John Murdock Sheldon

13 March 1816–2 July 1883 (Age 67)
Burlington, Chittenden, Vermont, United States

The Life of John Murdock

When John Murdock Sheldon was born on 13 March 1816, in Burlington, Chittenden, Vermont, United States, his father, Oliver Sheldon, was 37 and his mother, Phoebe Richardson, was 30. He married Phidilia Bostedo on 12 November 1841, in Jackson, Jackson, Michigan, United States. They were the parents of at least 1 son. He lived in Michigan, United States in 1870. He died on 2 July 1883, in Eureka Township, Montcalm, Michigan, United States, at the age of 67, and was buried in Wolverton Plains Cemetery, Montcalm, Michigan, United States.

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Family Time Line

John Murdock Sheldon
1816–1883
Lydia Jane Gailer
1826–1906
Marriage: 20 March 1845
Edgar Oliver Sheldon
1845–1862
Fidelia Elizabeth Sheldon
1846–1854
Eliza Anna Sheldon
1848–1922
George William Sheldon
1850–1942
Cornelius Henry Sheldon
1853–1909
Edgar James Shelden
1861–1938

Spouse and Children

MARRIAGE
20 March 1845
Washtenaw, Michigan, United States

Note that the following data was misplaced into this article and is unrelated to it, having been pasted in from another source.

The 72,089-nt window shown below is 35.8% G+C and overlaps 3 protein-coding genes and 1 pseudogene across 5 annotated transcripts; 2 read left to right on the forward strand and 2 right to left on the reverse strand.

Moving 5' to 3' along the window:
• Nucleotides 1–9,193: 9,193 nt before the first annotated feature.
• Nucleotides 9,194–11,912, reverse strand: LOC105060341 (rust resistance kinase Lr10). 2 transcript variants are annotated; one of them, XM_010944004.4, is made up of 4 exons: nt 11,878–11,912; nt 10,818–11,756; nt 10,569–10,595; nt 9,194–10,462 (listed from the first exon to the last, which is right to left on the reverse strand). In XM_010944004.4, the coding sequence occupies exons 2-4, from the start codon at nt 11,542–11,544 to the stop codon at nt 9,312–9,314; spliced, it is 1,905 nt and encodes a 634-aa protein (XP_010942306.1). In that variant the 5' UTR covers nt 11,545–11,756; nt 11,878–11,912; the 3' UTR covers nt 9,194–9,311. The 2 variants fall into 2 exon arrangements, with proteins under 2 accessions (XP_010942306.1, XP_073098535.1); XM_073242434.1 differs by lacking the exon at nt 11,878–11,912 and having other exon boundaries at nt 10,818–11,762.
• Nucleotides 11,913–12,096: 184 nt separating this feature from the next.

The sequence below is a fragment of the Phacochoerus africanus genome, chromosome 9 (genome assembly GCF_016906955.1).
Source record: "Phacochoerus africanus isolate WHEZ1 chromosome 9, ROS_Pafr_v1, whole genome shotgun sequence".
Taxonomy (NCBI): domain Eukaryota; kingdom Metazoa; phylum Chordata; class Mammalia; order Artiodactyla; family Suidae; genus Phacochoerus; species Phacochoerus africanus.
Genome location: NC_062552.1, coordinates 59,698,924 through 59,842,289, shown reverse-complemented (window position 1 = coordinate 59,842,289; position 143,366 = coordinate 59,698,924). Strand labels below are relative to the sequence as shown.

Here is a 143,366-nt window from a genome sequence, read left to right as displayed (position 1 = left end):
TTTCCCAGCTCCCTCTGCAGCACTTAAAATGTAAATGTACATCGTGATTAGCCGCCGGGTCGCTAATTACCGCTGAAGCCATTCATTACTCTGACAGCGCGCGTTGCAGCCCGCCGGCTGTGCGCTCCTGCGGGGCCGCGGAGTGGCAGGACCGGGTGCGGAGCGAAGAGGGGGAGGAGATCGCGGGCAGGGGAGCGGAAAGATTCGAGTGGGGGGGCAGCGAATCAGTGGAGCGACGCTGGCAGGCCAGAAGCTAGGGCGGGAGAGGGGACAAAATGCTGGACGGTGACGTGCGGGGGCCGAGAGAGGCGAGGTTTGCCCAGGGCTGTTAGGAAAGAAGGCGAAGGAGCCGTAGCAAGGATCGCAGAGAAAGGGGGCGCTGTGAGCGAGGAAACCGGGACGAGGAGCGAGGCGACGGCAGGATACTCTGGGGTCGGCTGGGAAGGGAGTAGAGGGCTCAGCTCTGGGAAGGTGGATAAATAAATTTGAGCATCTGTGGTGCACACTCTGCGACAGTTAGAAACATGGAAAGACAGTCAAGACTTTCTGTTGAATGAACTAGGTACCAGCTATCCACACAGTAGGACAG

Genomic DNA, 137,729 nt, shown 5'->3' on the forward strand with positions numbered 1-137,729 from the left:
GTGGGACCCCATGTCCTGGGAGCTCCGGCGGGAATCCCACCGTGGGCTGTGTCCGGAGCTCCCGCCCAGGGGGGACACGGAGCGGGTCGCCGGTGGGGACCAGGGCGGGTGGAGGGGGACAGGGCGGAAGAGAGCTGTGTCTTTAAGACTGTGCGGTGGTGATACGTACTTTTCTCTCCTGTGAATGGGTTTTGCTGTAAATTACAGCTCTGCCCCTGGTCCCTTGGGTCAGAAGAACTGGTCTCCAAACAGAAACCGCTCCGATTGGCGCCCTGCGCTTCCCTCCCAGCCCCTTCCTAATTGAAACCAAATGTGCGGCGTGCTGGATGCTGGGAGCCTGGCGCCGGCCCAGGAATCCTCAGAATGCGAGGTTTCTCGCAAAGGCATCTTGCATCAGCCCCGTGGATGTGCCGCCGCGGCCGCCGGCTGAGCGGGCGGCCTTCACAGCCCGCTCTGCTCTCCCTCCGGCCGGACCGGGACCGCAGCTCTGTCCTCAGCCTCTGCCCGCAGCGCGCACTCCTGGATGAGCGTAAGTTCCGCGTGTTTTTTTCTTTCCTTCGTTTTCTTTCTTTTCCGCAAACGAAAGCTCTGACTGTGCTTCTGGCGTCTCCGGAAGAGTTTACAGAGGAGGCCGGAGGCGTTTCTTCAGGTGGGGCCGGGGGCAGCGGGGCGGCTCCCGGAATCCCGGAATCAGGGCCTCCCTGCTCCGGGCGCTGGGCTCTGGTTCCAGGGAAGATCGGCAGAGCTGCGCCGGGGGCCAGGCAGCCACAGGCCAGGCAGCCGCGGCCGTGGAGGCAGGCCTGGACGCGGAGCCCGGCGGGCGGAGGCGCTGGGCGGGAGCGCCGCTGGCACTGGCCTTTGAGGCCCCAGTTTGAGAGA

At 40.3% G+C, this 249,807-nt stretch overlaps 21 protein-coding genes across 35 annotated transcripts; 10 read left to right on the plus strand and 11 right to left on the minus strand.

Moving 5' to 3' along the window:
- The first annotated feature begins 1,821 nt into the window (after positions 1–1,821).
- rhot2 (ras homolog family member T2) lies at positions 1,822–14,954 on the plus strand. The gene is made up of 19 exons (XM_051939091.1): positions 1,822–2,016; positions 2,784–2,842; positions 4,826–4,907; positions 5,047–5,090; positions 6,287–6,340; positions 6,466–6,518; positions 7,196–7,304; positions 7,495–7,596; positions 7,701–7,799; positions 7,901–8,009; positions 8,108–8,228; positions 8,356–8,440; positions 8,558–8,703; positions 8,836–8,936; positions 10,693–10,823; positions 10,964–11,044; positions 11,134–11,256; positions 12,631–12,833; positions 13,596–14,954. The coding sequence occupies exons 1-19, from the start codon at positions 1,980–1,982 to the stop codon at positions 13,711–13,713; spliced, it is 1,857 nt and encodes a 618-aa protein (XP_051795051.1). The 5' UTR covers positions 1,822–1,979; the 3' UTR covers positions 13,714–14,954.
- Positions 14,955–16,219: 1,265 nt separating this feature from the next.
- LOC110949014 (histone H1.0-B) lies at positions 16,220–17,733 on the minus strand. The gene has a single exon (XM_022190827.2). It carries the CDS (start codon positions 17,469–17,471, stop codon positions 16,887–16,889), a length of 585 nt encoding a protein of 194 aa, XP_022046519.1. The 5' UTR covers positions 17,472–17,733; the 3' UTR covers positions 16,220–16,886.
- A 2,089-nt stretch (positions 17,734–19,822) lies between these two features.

children

(6)

    Edgar Oliver Sheldon

    Male1845–1862Male

    Fidelia Elizabeth Sheldon

    Female1846–1854Female

    Eliza Anna Sheldon

    Female1848–1922Female

    George William Sheldon

    Male1850–1942Male

    Cornelius Henry Sheldon

    Male1853–1909Male

+1 More Child

Parents and Siblings

siblings

(12)

+7 More Children

World Events (8)

1819 · Panic! of 1819

Age 3

With the Aftermath of the Napoleonic Wars the global market for trade was down. During this time, America had its first financial crisis and it lasted for only two years. 
1820 · Making States Equal

Age 4

The Missouri Compromise helped provide the entrance of Maine as a free state and Missouri as a slave state into the United States. As part of the compromise, slavery was prohibited north of the 36°30′ parallel, excluding Missouri.
1834 · Vermont Anti-Slavery Society is Formed

Age 18

The Anti-Slavery Society of Vermont was established in 1834. 100 people from different towns were at the first meeting, with the intent to abolish slavery. 

Name Meaning

Anglo-Saxon: Scel, a shell, and dun, a mountain, a hill, meaning a shell hill

Sources (3)

  • John Sheldon, "United States Census, 1870"
  • John M Sheldon, "United States Census, 1850"
  • John M Sheldon, "United States Census, 1860"

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